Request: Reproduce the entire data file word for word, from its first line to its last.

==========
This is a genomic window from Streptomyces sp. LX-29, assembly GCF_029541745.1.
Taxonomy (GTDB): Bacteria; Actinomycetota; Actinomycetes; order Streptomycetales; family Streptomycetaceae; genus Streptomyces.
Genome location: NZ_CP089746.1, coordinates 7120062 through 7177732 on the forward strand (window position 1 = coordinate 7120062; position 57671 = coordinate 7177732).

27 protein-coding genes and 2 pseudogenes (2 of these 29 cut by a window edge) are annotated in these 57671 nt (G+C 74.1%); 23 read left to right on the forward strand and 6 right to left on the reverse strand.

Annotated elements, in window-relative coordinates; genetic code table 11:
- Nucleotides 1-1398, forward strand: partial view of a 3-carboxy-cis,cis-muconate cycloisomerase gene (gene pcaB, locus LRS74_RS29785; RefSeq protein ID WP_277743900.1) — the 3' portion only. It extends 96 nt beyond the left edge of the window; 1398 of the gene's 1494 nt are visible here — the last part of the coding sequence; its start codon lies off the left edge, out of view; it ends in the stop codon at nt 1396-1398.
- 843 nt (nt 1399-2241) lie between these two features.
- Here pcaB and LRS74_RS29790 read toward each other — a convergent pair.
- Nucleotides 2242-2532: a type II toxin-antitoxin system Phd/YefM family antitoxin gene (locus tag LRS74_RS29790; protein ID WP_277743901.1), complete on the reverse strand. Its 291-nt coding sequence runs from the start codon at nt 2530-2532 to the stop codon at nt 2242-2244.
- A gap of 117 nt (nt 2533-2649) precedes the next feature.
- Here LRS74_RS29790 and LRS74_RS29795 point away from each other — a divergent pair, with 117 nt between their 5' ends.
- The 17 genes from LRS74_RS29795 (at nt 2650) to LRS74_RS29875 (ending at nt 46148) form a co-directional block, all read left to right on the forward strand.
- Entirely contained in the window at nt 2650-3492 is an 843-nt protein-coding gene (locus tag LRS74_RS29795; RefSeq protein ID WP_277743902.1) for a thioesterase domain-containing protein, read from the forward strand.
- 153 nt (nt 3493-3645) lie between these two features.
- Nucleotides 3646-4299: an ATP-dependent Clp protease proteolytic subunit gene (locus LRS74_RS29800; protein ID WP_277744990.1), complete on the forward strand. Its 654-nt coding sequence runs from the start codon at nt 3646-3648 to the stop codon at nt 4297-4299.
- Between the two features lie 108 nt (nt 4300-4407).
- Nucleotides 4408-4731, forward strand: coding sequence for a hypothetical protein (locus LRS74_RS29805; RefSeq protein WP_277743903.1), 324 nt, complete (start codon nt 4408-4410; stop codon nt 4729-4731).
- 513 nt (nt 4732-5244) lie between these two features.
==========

This is a genomic window from Streptomyces sp. LX-29, assembly GCF_029541745.1.
Taxonomy (GTDB): Bacteria; Actinomycetota; Actinomycetes; order Streptomycetales; family Streptomycetaceae; genus Streptomyces.
Genome location: NZ_CP089746.1, coordinates 7120062 through 7177732 on the forward strand (window position 1 = coordinate 7120062; position 57671 = coordinate 7177732).

27 protein-coding genes and 2 pseudogenes (2 of these 29 cut by a window edge) are annotated in these 57671 nt (G+C 74.1%); 23 read left to right on the forward strand and 6 right to left on the reverse strand.

Annotated elements, in window-relative coordinates; genetic code table 11:
- Nucleotides 1-1398, forward strand: partial view of a 3-carboxy-cis,cis-muconate cycloisomerase gene (gene pcaB, locus LRS74_RS29785; RefSeq protein ID WP_277743900.1) — the 3' portion only. It extends 96 nt beyond the left edge of the window; 1398 of the gene's 1494 nt are visible here — the last part of the coding sequence; its start codon lies off the left edge, out of view; it ends in the stop codon at nt 1396-1398.
- 843 nt (nt 1399-2241) lie between these two features.
- Here pcaB and LRS74_RS29790 read toward each other — a convergent pair.
- Nucleotides 2242-2532: a type II toxin-antitoxin system Phd/YefM family antitoxin gene (locus tag LRS74_RS29790; protein ID WP_277743901.1), complete on the reverse strand. Its 291-nt coding sequence runs from the start codon at nt 2530-2532 to the stop codon at nt 2242-2244.
- A gap of 117 nt (nt 2533-2649) precedes the next feature.
- Here LRS74_RS29790 and LRS74_RS29795 point away from each other — a divergent pair, with 117 nt between their 5' ends.
- The 17 genes from LRS74_RS29795 (at nt 2650) to LRS74_RS29875 (ending at nt 46148) form a co-directional block, all read left to right on the forward strand.
- Entirely contained in the window at nt 2650-3492 is an 843-nt protein-coding gene (locus tag LRS74_RS29795; RefSeq protein ID WP_277743902.1) for a thioesterase domain-containing protein, read from the forward strand.
- 153 nt (nt 3493-3645) lie between these two features.
- Nucleotides 3646-4299: an ATP-dependent Clp protease proteolytic subunit gene (locus LRS74_RS29800; protein ID WP_277744990.1), complete on the forward strand. Its 654-nt coding sequence runs from the start codon at nt 3646-3648 to the stop codon at nt 4297-4299.
- Between the two features lie 108 nt (nt 4300-4407).
- Nucleotides 4408-4731, forward strand: coding sequence for a hypothetical protein (locus LRS74_RS29805; RefSeq protein WP_277743903.1), 324 nt, complete (start codon nt 4408-4410; stop codon nt 4729-4731).
- 513 nt (nt 4732-5244) lie between these two features.